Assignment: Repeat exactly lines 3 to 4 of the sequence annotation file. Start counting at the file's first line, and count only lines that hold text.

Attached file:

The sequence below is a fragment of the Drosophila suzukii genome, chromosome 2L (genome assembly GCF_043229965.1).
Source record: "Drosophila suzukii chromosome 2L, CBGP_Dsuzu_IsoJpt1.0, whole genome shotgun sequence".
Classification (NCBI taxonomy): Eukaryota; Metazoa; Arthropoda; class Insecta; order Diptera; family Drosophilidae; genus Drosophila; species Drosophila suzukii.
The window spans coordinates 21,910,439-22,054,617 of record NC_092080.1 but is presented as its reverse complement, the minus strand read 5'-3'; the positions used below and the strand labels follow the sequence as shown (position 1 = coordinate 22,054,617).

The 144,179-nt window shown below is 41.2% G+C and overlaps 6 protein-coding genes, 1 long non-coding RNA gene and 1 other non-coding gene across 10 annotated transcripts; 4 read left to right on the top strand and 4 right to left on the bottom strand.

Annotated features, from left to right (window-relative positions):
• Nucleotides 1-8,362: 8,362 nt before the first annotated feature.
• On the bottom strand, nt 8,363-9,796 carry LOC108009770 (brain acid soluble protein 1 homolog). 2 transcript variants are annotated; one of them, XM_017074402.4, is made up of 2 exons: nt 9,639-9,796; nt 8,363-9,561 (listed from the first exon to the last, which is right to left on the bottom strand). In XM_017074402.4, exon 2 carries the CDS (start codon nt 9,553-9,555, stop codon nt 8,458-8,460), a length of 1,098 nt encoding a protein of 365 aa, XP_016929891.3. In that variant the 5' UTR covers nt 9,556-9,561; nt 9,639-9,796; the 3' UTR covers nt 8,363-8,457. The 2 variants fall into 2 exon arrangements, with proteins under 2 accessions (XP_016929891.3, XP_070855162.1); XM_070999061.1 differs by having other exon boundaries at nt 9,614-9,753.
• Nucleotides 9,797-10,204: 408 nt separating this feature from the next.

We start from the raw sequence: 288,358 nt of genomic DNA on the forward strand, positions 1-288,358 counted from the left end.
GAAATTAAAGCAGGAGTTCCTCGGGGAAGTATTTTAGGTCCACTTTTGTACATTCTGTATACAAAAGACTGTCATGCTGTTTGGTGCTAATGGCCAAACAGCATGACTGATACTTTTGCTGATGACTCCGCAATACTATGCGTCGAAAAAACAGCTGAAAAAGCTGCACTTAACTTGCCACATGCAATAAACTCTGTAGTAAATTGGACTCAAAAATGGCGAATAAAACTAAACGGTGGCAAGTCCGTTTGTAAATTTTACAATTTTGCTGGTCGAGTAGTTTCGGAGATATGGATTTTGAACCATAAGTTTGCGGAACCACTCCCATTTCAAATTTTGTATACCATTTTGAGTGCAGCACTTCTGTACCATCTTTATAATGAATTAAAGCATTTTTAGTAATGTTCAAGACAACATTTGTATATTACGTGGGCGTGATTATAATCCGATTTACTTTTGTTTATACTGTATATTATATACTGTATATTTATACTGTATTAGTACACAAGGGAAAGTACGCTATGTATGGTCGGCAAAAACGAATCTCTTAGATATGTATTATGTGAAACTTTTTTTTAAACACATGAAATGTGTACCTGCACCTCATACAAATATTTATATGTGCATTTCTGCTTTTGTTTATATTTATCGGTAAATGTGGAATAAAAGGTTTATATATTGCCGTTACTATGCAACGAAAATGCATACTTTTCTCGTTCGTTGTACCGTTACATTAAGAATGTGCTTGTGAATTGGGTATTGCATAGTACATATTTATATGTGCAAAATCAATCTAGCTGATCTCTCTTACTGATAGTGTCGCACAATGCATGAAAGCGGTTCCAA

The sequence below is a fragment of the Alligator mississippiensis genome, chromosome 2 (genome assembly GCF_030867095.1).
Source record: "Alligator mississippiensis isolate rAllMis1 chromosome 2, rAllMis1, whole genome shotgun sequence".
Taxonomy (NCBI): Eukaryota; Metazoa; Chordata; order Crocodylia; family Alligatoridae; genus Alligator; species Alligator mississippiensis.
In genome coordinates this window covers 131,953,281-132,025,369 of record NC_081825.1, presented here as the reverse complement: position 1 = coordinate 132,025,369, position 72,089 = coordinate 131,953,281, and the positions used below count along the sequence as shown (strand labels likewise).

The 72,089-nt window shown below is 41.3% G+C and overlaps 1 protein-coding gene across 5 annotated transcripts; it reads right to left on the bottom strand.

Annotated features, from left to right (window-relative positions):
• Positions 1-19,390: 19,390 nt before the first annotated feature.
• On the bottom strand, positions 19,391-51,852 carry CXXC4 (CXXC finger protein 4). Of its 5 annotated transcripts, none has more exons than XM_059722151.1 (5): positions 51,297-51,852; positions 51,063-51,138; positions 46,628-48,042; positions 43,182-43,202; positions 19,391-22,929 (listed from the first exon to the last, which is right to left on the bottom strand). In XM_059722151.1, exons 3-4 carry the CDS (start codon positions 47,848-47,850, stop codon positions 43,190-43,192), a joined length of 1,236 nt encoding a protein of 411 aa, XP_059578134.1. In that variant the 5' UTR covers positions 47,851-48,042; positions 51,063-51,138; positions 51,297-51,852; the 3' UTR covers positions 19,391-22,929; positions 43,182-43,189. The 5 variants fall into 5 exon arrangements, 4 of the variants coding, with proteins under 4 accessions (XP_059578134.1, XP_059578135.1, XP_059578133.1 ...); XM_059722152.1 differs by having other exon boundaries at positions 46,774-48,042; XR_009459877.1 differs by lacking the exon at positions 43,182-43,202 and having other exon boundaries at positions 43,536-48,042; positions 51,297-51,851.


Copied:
Classification (NCBI taxonomy): Eukaryota; Metazoa; Arthropoda; class Insecta; order Diptera; family Drosophilidae; genus Drosophila; species Drosophila suzukii.
The window spans coordinates 21,910,439-22,054,617 of record NC_092080.1 but is presented as its reverse complement, the minus strand read 5'-3'; the positions used below and the strand labels follow the sequence as shown (position 1 = coordinate 22,054,617).